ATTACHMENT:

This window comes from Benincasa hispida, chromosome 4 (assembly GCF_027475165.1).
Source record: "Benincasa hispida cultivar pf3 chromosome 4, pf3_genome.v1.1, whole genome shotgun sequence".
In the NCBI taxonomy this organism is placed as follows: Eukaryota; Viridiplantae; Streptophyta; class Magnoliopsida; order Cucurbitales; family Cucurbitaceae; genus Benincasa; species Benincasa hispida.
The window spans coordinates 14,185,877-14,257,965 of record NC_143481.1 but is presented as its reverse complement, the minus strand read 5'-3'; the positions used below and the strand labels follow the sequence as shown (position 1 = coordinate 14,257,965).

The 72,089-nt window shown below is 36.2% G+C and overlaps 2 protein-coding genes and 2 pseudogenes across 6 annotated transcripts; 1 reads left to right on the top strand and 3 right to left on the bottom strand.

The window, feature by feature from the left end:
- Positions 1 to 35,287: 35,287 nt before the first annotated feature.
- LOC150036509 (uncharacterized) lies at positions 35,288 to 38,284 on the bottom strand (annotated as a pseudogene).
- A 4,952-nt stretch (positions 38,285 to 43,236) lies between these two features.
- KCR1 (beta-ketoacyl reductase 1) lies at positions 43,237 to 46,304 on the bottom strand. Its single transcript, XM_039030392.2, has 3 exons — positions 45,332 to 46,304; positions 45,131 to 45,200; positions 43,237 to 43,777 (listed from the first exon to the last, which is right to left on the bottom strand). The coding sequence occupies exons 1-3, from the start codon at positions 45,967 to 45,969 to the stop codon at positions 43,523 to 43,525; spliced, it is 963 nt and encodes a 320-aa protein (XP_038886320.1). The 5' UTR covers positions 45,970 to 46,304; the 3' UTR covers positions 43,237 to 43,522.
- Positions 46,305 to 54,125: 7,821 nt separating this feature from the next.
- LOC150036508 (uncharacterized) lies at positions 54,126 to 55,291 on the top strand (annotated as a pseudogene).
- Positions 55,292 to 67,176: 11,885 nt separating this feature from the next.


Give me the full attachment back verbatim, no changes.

This window comes from Benincasa hispida, chromosome 4 (assembly GCF_027475165.1).
Source record: "Benincasa hispida cultivar pf3 chromosome 4, pf3_genome.v1.1, whole genome shotgun sequence".
In the NCBI taxonomy this organism is placed as follows: Eukaryota; Viridiplantae; Streptophyta; class Magnoliopsida; order Cucurbitales; family Cucurbitaceae; genus Benincasa; species Benincasa hispida.
The window spans coordinates 14,185,877-14,257,965 of record NC_143481.1 but is presented as its reverse complement, the minus strand read 5'-3'; the positions used below and the strand labels follow the sequence as shown (position 1 = coordinate 14,257,965).

The 72,089-nt window shown below is 36.2% G+C and overlaps 2 protein-coding genes and 2 pseudogenes across 6 annotated transcripts; 1 reads left to right on the top strand and 3 right to left on the bottom strand.

The window, feature by feature from the left end:
- Positions 1 to 35,287: 35,287 nt before the first annotated feature.
- LOC150036509 (uncharacterized) lies at positions 35,288 to 38,284 on the bottom strand (annotated as a pseudogene).
- A 4,952-nt stretch (positions 38,285 to 43,236) lies between these two features.
- KCR1 (beta-ketoacyl reductase 1) lies at positions 43,237 to 46,304 on the bottom strand. Its single transcript, XM_039030392.2, has 3 exons — positions 45,332 to 46,304; positions 45,131 to 45,200; positions 43,237 to 43,777 (listed from the first exon to the last, which is right to left on the bottom strand). The coding sequence occupies exons 1-3, from the start codon at positions 45,967 to 45,969 to the stop codon at positions 43,523 to 43,525; spliced, it is 963 nt and encodes a 320-aa protein (XP_038886320.1). The 5' UTR covers positions 45,970 to 46,304; the 3' UTR covers positions 43,237 to 43,522.
- Positions 46,305 to 54,125: 7,821 nt separating this feature from the next.
- LOC150036508 (uncharacterized) lies at positions 54,126 to 55,291 on the top strand (annotated as a pseudogene).
- Positions 55,292 to 67,176: 11,885 nt separating this feature from the next.